Prince Harry has said service should be done "in quiet" – days after he and wife Meghan Markle sparked controversy for their Remembrance Day activities.
The Duke and Duchess of Sussex were criticised by some royal watchers for hiring a celebrity fashion photographer to capture the moment they laid flowers at the graves of two Commonwealth fallen soldiers at a Los Angeles cemetery.
Piers Morgan, a long-standing critic of the Sussexes, and royal biographer Ingrid Seward both called the move a "PR stunt".
Now, in a new TV appearance at the Stand Up for Heroes, Harry said service "is what happens in the quiet and in the chaos".
The 35-year-old, who wore his military medals, said: "Tonight we honour and advocate for our veterans and their loved ones.
"For the whole world, this year has been and continues to be incredibly hard. But we've also seen incredible resilience and purpose.
"As far as I see it, service is what happens in the quiet and in the chaos. What happens when people aren't looking and it's about how we take care of each other every single day."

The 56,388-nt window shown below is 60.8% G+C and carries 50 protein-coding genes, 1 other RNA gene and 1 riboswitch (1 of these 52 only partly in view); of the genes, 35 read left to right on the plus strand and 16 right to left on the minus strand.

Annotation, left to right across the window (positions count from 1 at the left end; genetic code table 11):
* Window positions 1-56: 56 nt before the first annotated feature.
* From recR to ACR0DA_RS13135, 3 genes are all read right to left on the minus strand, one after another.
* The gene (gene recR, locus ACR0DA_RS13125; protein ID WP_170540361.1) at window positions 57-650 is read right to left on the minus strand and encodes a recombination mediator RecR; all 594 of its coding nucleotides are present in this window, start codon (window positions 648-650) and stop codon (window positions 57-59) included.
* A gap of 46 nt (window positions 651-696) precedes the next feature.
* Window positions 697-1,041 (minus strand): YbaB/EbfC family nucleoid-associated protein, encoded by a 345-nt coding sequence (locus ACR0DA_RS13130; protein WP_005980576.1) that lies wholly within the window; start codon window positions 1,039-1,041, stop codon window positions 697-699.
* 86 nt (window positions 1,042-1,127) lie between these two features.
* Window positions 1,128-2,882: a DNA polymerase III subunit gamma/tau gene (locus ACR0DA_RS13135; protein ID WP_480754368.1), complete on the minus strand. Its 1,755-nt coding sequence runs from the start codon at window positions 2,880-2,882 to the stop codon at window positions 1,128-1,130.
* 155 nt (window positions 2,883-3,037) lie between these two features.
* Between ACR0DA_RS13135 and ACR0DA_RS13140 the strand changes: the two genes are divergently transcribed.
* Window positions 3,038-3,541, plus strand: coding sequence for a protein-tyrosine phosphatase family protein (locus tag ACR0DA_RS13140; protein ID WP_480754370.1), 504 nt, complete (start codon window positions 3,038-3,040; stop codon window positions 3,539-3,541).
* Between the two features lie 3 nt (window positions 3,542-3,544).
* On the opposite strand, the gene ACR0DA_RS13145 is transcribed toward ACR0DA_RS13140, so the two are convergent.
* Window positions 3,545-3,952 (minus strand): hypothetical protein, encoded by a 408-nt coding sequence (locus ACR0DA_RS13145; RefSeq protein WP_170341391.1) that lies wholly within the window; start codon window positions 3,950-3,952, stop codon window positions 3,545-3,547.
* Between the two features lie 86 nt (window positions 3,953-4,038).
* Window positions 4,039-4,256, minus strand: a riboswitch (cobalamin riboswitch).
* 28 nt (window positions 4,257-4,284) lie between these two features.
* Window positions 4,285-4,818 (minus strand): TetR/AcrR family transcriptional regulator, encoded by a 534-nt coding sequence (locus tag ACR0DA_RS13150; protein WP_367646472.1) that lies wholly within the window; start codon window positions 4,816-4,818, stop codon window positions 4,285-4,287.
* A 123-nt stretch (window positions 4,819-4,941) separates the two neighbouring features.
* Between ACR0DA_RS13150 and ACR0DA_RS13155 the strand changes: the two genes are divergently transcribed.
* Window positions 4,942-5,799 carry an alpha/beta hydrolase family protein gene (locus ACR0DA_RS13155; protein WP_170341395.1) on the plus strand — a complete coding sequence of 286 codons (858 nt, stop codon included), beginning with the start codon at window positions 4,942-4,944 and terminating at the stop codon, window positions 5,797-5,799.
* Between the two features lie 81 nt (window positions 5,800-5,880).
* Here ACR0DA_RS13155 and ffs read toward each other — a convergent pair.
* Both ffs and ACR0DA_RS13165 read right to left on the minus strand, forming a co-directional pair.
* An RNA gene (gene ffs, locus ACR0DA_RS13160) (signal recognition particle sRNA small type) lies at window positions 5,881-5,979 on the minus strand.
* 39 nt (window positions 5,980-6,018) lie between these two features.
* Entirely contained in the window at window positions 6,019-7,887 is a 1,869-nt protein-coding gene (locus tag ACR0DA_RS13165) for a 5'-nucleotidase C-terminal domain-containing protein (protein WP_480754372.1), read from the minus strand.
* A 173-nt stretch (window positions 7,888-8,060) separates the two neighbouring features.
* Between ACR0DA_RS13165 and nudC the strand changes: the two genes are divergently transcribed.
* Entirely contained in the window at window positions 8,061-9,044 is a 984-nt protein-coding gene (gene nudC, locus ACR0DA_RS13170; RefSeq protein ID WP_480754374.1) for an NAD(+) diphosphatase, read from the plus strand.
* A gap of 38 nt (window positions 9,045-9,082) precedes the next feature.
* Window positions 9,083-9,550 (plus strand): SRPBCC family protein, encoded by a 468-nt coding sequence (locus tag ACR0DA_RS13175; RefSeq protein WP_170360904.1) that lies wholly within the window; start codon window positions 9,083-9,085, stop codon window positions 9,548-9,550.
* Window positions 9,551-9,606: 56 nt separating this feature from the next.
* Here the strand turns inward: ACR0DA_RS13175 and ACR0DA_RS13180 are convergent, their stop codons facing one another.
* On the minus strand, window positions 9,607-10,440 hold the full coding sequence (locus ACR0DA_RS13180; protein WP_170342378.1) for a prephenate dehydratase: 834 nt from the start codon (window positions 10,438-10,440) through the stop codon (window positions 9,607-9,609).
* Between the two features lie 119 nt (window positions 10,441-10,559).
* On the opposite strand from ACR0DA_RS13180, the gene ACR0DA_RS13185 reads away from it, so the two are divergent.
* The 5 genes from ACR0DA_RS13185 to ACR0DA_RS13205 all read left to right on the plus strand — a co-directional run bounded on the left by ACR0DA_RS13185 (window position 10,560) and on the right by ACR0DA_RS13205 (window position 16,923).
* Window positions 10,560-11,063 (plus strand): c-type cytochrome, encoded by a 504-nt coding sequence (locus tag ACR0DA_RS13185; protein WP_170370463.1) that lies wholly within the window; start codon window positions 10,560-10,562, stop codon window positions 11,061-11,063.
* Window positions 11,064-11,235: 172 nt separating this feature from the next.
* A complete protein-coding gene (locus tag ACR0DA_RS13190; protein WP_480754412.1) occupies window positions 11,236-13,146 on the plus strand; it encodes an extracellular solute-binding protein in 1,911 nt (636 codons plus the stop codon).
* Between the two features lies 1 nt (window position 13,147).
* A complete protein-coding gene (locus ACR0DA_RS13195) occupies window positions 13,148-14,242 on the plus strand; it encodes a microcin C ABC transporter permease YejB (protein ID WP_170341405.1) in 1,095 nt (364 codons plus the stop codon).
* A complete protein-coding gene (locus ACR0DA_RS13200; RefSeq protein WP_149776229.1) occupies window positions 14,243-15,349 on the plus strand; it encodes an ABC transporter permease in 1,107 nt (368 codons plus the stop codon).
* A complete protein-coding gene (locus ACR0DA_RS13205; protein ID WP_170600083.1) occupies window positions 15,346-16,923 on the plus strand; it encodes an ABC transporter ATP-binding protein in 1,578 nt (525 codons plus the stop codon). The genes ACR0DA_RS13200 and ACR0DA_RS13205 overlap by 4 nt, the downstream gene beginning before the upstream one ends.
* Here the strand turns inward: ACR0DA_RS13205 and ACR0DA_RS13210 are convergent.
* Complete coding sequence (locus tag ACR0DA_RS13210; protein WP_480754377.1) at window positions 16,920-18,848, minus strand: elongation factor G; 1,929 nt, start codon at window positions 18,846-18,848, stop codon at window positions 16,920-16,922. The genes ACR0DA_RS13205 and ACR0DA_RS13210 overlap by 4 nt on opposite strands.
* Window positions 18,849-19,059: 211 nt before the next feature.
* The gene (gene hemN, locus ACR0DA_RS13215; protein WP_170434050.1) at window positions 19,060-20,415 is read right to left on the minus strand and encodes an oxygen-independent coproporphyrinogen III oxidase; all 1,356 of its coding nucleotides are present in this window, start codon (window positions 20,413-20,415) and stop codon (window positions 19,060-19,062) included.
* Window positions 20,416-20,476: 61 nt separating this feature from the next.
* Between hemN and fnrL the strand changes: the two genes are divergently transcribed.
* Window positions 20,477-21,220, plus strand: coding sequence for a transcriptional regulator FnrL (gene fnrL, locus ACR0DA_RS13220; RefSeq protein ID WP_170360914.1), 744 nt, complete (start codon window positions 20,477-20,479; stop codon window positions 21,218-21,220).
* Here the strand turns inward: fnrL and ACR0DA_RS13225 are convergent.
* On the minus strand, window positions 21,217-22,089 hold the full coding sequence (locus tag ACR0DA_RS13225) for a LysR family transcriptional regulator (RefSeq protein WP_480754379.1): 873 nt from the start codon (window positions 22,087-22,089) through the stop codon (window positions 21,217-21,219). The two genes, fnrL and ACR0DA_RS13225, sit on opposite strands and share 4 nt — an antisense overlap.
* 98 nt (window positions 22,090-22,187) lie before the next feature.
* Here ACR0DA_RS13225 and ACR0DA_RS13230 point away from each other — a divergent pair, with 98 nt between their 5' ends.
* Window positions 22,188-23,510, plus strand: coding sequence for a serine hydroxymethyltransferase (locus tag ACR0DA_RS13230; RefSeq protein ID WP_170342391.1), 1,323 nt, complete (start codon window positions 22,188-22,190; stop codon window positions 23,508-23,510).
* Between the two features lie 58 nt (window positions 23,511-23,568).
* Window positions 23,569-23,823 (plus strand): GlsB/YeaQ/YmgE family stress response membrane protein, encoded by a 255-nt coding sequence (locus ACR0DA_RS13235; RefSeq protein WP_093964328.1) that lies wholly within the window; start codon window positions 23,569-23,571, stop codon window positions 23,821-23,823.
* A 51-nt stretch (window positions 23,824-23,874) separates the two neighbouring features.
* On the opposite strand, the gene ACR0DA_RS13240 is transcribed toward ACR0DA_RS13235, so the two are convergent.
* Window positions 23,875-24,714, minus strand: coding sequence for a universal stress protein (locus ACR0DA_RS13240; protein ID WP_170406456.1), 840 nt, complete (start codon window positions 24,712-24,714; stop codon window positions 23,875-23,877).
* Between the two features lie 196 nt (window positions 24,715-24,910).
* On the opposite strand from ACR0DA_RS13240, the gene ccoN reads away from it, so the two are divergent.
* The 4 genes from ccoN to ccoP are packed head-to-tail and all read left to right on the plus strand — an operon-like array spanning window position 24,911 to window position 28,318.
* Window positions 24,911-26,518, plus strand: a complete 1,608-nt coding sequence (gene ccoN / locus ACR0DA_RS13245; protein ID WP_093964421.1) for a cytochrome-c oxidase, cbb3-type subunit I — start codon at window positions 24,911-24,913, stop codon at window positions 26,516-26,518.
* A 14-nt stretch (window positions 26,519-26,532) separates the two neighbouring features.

During the pre-recorded message played during the event, which raises money for US veterans, the prince talked about the impact of joining the military.
"It changed how I viewed sacrifice and service. I was born into a life of duty, but it was during my decade in the army that I committed to a life of service," Harry said.
"My experience in the military made me who I am today – and it also connected me with some of the strongest, funniest and most memorable people I've ever met."
The Sussexes took part in their own Remembrance service last Sunday after reportedly being denied a wreath at the Cenotaph.
Harry and Meghan moved to Los Angeles with their son Archie after stepping down as senior royals nine months ago.
His role will be examined in March as part of the monarchy's 12-month review of the couple's departure arrangements.
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